The effects of ω‐Aga only were also determined. The initial oscillation amplitude of 4.5 ± 1.4 mV was reduced by 60% to 1.8 ± 0.4 mV, but this reduction was not statistically significant. At min 20, oscillation amplitude showed a further reduction to 1.4 ± 0.3 mV (one‐way ANOVA df = 17, t = −2.25, P < 0.05). These cells (n = 10) had an initial mean frequency of 36 ± 6 Hz. After 10 min exposure to ω‐Aga, the mean frequency increased to 42 ± 4 Hz. At min 20, the mean frequency was reduced to 40 ± 4 Hz, but still remained near the mean oscillation frequency at min 10 (nonsignificant difference).
To evaluate the effects of ω‐Aga and ω‐CgTx on Ca2+ currents in PPN neurons (n = 25), voltage‐clamp recordings were obtained using a square voltage step in combination with high Cesium/QX314 intracellular pipette solution, and superfused TTX, TEA‐Cl, and SBs. The holding potential was initially clamped at −50 mV and then depolarized to 0 mV. This square voltage step was applied shortly after breaking into the cell and applied every 30 sec for 30 min. Figure 3A, left side, shows the protocol used as well as Ca2+ currents of a PPN cell with both N‐ and P/Q‐type channels. Control currents (black record) were obtained after applying the depolarizing step. ω‐Aga (blue record) was added to the bath solution for 10 min, causing a reduction in the current. After 10 min of exposure ω‐CgTx (red record), a further reduction in the current was seen, confirming the presence of both channel types in this cell. Figure 3B, middle panel, shows the Ca2+ currents recorded in another cell with only N‐type channels. Control recordings (black record) were obtained after applying a depolarizing step to 0 mV. After 10 min of ω‐Aga (blue record) there was no significant effect on the current. However, after ω‐CgTx (red record) was added for 10 min, there was a clear reduction in the current, suggesting this cell had only N‐type channels. Conversely, Fig. 3C, right side, shows the Ca2+ currents of a third cell determined to have only P/Q‐type channels. Control currents (black record) were obtained after a depolarizing step. ω‐CgTx (red record) was added to the bath solution for 10 min, however, no significant changes were observed in the current. The cell was then exposed to ω‐Aga (blue record) for 10 min causing a reduction in the current, suggesting that this cell had only P/Q‐type channels.
In the last group of cells tested (n = 5), Ca2+ currents were recorded using voltage‐clamp depolarizing steps from −50 mV, then hyperpolarized to −70 mV, then depolarized to 0 mV in 10 mV steps (Fig. 3B). Currents were recorded every 5 min for 30 min. Figure 3D shows the depolarizing step protocol as well as Ca2+ currents from a cell with both N‐ and P/Q‐type channels (left record). After 10 min exposure to ω‐Aga (second record), the Ca2+ current showed an obvious reduction. The reduction was increased after 10 min exposure to ω‐CgTx (third record). These results suggested that this cell had both N‐ and P/Q‐type channels. Subsequent addition of Cad completely blocked the remaining tail current (right record), demonstrating that the Ca2+ tail currents were mediated by high‐threshold Ca2+ channels.
Figure 4 shows the current‐voltage plot of Ca2+ currents for the 5 PPN neurons in the last group of cells. The peak of the high‐threshold Ca2+ currents was between −10 mV and 0 mV, as previously described (Kezunovic et al. 2011).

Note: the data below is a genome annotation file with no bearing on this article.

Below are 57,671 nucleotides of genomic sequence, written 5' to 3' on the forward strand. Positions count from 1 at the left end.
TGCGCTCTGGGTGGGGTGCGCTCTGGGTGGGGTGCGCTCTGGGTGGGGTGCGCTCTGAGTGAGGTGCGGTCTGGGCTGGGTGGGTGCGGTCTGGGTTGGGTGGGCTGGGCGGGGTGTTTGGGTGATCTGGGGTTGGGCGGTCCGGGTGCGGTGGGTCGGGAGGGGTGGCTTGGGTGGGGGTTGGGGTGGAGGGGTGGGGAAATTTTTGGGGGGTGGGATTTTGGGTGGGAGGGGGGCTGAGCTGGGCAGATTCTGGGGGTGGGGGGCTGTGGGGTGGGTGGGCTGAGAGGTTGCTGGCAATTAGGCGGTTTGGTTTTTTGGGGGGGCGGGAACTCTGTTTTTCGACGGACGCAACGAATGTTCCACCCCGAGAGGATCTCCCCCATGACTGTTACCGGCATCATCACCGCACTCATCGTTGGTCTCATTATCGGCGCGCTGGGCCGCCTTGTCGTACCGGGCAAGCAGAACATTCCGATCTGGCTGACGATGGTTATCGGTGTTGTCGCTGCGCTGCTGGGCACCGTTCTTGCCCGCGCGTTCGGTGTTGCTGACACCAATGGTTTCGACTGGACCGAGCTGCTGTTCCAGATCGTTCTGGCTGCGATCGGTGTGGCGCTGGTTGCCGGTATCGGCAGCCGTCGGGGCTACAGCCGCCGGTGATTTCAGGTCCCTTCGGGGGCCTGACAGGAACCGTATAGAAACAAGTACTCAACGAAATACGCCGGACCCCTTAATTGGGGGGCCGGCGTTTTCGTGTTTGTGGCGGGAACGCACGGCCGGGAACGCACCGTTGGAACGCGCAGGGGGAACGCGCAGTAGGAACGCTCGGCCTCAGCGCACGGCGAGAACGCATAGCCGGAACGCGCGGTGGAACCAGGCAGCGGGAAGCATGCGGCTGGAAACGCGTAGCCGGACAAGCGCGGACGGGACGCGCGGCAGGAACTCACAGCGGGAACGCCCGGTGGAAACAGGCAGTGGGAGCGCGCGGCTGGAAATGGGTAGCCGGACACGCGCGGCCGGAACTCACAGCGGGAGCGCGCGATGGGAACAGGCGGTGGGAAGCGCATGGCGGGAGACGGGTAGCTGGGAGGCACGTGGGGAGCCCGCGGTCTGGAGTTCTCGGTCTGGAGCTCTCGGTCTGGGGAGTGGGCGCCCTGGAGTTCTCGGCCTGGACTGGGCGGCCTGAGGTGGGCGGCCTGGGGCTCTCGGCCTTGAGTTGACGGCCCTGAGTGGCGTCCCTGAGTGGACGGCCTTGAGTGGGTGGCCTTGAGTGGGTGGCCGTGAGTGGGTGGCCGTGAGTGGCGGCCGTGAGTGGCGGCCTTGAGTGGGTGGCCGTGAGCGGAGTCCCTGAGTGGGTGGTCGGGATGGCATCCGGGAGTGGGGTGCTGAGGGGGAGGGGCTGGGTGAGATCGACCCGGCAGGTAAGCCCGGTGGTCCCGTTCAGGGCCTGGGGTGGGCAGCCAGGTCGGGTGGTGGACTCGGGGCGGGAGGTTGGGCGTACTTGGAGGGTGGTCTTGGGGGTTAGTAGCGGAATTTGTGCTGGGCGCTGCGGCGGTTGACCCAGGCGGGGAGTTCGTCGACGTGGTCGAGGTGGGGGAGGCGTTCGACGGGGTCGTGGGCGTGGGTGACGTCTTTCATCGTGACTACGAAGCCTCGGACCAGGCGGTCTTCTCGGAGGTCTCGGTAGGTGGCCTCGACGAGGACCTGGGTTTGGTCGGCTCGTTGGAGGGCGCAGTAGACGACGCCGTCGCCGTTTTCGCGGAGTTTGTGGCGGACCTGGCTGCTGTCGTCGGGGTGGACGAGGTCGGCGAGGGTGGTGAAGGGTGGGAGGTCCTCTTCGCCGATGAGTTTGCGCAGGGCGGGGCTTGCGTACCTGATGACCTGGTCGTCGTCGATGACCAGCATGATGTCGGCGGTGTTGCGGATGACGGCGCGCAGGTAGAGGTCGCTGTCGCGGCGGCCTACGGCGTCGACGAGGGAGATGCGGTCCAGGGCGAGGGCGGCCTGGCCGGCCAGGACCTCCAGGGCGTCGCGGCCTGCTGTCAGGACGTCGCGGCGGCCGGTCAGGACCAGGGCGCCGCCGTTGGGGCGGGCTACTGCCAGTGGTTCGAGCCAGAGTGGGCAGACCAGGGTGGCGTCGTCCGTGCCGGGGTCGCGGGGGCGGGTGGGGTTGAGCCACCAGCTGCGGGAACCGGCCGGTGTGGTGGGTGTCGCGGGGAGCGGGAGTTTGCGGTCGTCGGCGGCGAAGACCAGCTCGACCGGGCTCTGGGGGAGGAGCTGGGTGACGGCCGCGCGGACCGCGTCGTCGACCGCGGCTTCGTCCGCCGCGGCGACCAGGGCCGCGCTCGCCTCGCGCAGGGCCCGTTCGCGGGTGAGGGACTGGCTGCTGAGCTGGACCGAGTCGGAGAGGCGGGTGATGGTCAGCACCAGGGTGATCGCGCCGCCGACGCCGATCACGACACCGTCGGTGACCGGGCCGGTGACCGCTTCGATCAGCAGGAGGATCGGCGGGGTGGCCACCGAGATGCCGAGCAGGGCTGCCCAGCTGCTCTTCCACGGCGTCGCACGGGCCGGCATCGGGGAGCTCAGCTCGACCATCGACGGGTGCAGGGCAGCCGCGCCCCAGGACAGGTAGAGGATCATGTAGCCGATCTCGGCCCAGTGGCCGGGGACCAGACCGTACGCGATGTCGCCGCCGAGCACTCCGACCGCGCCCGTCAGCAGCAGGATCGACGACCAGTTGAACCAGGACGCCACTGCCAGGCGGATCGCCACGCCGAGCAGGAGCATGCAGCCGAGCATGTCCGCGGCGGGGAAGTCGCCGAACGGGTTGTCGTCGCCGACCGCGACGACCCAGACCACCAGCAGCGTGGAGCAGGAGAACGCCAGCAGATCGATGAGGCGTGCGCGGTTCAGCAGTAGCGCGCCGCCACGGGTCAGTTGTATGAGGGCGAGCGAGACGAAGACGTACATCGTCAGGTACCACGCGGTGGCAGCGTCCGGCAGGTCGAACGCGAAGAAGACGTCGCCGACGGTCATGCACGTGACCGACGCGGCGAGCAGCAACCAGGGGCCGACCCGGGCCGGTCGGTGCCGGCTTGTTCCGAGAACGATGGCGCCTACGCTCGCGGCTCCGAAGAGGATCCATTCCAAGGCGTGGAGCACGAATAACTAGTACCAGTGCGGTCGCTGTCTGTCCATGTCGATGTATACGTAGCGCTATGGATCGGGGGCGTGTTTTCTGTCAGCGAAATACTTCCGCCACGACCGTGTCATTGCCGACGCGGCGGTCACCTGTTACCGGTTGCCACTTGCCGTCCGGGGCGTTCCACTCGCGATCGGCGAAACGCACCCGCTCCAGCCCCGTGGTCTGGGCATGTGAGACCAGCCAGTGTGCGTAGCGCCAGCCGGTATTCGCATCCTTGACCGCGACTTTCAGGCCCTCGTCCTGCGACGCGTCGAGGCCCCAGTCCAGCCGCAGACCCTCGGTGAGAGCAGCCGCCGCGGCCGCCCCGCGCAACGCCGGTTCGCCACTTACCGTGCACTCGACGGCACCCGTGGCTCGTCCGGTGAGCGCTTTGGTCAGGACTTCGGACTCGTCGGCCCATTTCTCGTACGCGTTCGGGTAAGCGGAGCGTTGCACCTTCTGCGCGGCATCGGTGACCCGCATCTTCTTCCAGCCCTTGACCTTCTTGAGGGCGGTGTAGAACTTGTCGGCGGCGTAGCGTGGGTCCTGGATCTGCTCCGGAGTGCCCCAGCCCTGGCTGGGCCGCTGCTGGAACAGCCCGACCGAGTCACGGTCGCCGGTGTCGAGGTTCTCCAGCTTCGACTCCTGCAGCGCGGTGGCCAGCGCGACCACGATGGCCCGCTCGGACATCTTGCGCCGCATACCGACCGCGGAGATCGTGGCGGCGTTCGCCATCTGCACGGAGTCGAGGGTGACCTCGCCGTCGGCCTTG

We have previously shown that every cell in the PPN fires maximally at gamma band frequencies but no higher (Simon et al. 2010). Moreover, it was shown that such high‐frequency activity was mediated by high‐threshold voltage‐dependent P/Q‐, and also N‐, type Ca2+ channels (Kezunovic et al. 2011). However, these results did not indicate whether there is a segregation of cells as a function of the channels expressed, that is, if some PPN cells could manifest this high frequency activity through only P/Q‐type channels and/or only N‐type channels. Our findings confirm the presence of cells in the PPN that mediate gamma band oscillations through only N‐type channels, only P/Q‐type channels, or both. Most cells had both N‐ and P/Q‐type channels, and no cell was found to have neither channel. In general, cells tested with both N‐ and P/Q‐type channel blockers underwent partial reductions in oscillation amplitude that were additive (Figs. 1 and 2), that is, each channel blocker reduced oscillation amplitude. Other cells manifested only N‐type or P/Q‐type channels. These results emphasize the segregation of three groups of PPN cells according to channel type.
Recordings of PPN neurons in vivo have reported three types of cell activity in the cat and rat, “REM on”, “Wake/REM on”, and “Wake on” (Sakai et al. 1990; Steriade et al. 1990; Datta and Hobson 1994; Datta and Siwek 2002; Boucetta et al. 2014). Some studies in vivo identified multiple types of thalamic‐projecting PPN cells distinguished by their firing properties relative to ponto‐geniculo‐occipital (PGO) wave generation (Steriade et al. 1990). Some neurons exhibited low spontaneous firing frequencies (<10 Hz), but most showed high rates of tonic firing in the beta/gamma range (20–80 Hz) in vivo. At present, we do not know if the three types of activity in vivo are related to the different channels modulating gamma band activity in the in vitro PPN. However, it is clear that gamma band oscillations in PPN cells in vitro are mediated by N‐ and P/Q‐type Ca2+ channels. A question that arises is, is gamma band activity during waking different from that during REM sleep?
Waking versus REM sleep